I learned that warnings are important….even if you’re not sure about the person issuing them. An eight year old girl could not be held to the same standard of care as an adult. At that age, you only have a cognizant world view history of maybe five years, if that. You could not begin to amass the knowledge, reason and logic that a person even twice that age would have. But a full grown adult, someone who has all their faculties, all their powers of reason, bringing all their life experience with them, should be able to see or hear a warning and process its plausibility without much trouble.

You may not know me. You may question my motives. You may put no faith whatsoever in what I say, but I have shown up here today to warn you there is something going on. There is a feeling in the air like there’s never been in my lifetime. The third chapter of 2 Timothy is very clear in its description of what today looks …and smells like. This world STINKS. There is no other way to say it. It is a stench in the nostrils of God. Evil men and women pour out their filthy, vile imaginings, their wicked counsel onto our streets, into our schools and textbooks, films and television. It oozes into every crack and crevice of society and daily life and threatens to blacken our children and grandchildren. They know full well that their nasty concoction just may stick and at the very least stain impressionable young minds. It’s not going to get better, sorry to say, for 2 Timothy 3:13 says “But evil men and seducers shall wax worse and worse, deceiving and being deceived.”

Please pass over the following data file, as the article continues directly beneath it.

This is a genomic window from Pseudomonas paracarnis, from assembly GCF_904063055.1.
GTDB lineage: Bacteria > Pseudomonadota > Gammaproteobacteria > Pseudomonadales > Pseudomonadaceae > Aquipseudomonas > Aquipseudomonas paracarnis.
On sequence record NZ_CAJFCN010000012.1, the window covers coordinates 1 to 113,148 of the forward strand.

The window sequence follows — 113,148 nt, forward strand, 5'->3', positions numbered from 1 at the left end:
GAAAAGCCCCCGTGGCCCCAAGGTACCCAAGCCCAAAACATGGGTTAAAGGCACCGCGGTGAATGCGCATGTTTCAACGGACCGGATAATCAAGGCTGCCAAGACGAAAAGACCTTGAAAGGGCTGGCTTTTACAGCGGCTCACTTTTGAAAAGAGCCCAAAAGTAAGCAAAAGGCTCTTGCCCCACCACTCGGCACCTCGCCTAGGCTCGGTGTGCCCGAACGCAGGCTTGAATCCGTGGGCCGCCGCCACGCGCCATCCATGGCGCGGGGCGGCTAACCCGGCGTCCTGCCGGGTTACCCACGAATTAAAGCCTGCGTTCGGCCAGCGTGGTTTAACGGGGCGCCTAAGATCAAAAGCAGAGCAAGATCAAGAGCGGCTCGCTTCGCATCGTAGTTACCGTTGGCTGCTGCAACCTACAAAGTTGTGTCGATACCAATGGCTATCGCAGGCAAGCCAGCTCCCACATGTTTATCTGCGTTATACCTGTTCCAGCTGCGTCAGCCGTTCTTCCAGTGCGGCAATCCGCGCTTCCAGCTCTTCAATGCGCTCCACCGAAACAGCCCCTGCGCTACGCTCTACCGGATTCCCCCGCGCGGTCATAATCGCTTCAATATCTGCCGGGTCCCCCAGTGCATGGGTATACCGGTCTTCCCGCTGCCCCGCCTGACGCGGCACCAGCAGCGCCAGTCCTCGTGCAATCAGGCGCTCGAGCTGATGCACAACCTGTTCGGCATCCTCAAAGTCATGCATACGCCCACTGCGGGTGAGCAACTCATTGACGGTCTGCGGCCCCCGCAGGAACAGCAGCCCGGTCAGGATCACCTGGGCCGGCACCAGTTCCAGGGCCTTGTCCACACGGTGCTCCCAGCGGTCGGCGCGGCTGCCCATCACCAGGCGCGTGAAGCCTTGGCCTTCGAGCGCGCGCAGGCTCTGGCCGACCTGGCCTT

This is just one example of what’s going on around us. If we were privy to it all, it may be too much to believe. But let me say this…even if you’re not quite sure about that preacher you’re listening to on Sunday morning…even if you question his education…even if his manner irritates you…he’s too loud or too soft spoken…you find his fu manchu annoying…he wears his shirt untucked or his hair’s pulled back in a Steven Seagal queue… if he hasn’t bought a new suit since the Eisenhower administration…even if you don’t like the messenger at all …consider. If he’s warning you to RUN, then run! RUN home to Jesus before it’s too late and you have to walk alone through the black of this world. I’d do it. I’d check my pride and run full tilt till I got home. Just RUN and take your children with you!

If you’ve already made that decision, then RUN and warn somebody else.

Janice Crow

Janice Crow is an accomplished singer/songwriter.